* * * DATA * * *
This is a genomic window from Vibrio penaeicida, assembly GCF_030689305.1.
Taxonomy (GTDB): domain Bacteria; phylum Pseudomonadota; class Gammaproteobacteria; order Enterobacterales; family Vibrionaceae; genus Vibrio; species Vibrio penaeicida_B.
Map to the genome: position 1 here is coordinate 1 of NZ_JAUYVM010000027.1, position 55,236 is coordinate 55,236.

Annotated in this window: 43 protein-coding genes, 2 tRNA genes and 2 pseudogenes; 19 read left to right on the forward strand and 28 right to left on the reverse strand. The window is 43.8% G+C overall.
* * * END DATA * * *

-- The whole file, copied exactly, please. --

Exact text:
This is a genomic window from Vibrio penaeicida, assembly GCF_030689305.1.
Taxonomy (GTDB): domain Bacteria; phylum Pseudomonadota; class Gammaproteobacteria; order Enterobacterales; family Vibrionaceae; genus Vibrio; species Vibrio penaeicida_B.
Map to the genome: position 1 here is coordinate 1 of NZ_JAUYVM010000027.1, position 55,236 is coordinate 55,236.

Annotated in this window: 43 protein-coding genes, 2 tRNA genes and 2 pseudogenes; 19 read left to right on the forward strand and 28 right to left on the reverse strand. The window is 43.8% G+C overall.